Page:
This is usually prepared and served in very thin sheets and given as appetizers.

Other examples of ham that fall into this category are:

  • Jamón Ibérico
  • Bayonne Ham
  • Speck
  • Serrano Ham

Because dry cured, aged ham has a rich saltiness to its flavor, and it is generally very dry, sparkling wines tend to pair nicely with it. Sparkling Rosé wines or a sparkling red also work well.

Here are some of the best types of wine to pair with dry cured, aged ham:

  • Rosé 
  • Dry sherry, such as Manzanilla sherry or a Fino
  • A herbaceous and minerally crisp white wine
  • A dry Madeira, such as a Sercial Madeira or a 5-Year Verdelho

Sweet And Salty Ham

Sweet And Salty Ham

Medium to thick cuts of ham are typically sweet and salty with a sweet flavor and a chewy texture. 

Canadian bacon is a prime example of such a ham. Some other examples of this type of ham are:

  • Glazed Baked Hams
  • Honey Baked Ham
  • Mortadella
  • Char Siu 

Okay, Char Siu is technically Chinese Barbecue Pork and not a ham, but it fits the same flavor profile!

If you are sitting down to enjoy a sweet and salty ham like these, then a sweet or fruity wine is the best pairing choice. The wine should have a certain sweetness to pair well with the equal sweetness of the ham.

Some wines we recommend include:

  • Riesling
  • Chenin Blanc
  • White Merlot/Zin

These three wines tend to be on the drier side. For something sweeter, we recommend:

  • Moscato
  • Brachetto d’Acqui
  • Vin Santo
  • White Port

There are also some new-world style red wines that can pair wonderfully with the sweetness of salted ham, such as:

  • Australian Shiraz
  • South African Pinotage
  • American Petite Sirah

Bottles Of Wine To Pair With Ham This Christmas 

We have looked at the different types of wine to enjoy with various hams, but let’s take a deep dive into some particular bottles that we recommend pairing with your holiday ham.

Jean-Marc Burgaud, Morgon Côte du Py, Beaujolais, Burgundy, France, 2019

Whilst this is not the cheapest Beaujolais wine out there, Jean-Marc Burgaud, Morgon Côte du Py pairs very well with a Holiday ham. All wines produced in the Côte du Py vineyard boast power and a rich intensity. This bottle is no exception. 

Ravenswood, Old Vine Zinfandel, Lodi, California 2019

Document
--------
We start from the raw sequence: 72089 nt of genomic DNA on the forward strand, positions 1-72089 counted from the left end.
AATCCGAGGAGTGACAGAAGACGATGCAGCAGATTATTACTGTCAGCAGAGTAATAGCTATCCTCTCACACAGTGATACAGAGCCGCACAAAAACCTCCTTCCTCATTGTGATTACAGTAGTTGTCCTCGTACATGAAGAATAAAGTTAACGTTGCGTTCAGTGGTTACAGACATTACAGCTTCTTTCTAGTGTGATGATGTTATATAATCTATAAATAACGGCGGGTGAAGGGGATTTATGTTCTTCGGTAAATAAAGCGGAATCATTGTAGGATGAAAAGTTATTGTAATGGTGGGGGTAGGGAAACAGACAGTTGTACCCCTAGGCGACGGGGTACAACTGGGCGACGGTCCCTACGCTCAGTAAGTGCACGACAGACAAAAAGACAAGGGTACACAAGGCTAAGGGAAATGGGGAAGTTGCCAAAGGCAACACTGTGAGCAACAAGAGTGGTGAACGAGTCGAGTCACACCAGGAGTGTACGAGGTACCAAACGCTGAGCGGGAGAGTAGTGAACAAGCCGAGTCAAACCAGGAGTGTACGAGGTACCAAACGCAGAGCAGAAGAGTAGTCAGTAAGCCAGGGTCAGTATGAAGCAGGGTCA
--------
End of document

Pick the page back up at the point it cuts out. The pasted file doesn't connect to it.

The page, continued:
This Ravenswood wine can feel quite shy on the nose at first, but before long, blackberry and blueberry notes start to shine through, inside a smoky, velvety veneer.

This is another powerful wine packed with violets, cinnamon-dusted plums, and vanilla-tinged fruit. If you like your wines to be bold and strong, then this is the one for you.

It stays dry for longer than many others and is one viscous example of a great pairing wine with ham. 

Domaine Sainte Rose, La Garrigue, Pays d’Oc, 2020

An affordable red wine, Domaine Sainte Rose, La Garrigue, Pays d’Oc, 2020 is also highly elegant and wonderfully drinkable. A GSM blend, this wine brings the Mediterranean to you with each mouthful.

It is medium-bodied yet light with a savory dried herbal essence and earthy flavor profile. 

Domaine Weinbach, Gewurztraminer, Furstentum Grand Cru, Alsace 2018

With aromas of lycée, honeysuckle and rosé, this is a wonderfully expressive bottle of wine. It has a rich texture that transports the fresh and sweet flavors of zesty bitter lemon, grapefruit, quince, and orange, with a tinge of minerality.

If you like your wines to be precise and complex, this is the one to pair with your holiday ham! 

Tabalí, Barranco Rio Hurtado Viognier, Limarí, Chile, 2018

Grown on the eastern side of the Limari Valley, Chile at an altitude of 1,600 meters, Tabalí, Barranco Rio Hurtado Viognier is a stunningly fresh wine to enjoy with ham.

As you would expect from a Viognier, this wine boasts a flavor profile of apricot fruit and ripe peach that is nicely balanced by its acidity. One for the Christmas table this year!

In Summary

Different wines pair with different types of ham. From smoked ham to cured ham, some wines will suit hams better than others.

Next time you’re preparing a ham dinner, check back in with us to ensure you find the best wine to pair with your meal. That way, you can impress your guests and enjoy the finest dining experience possible.

Rachel Edwards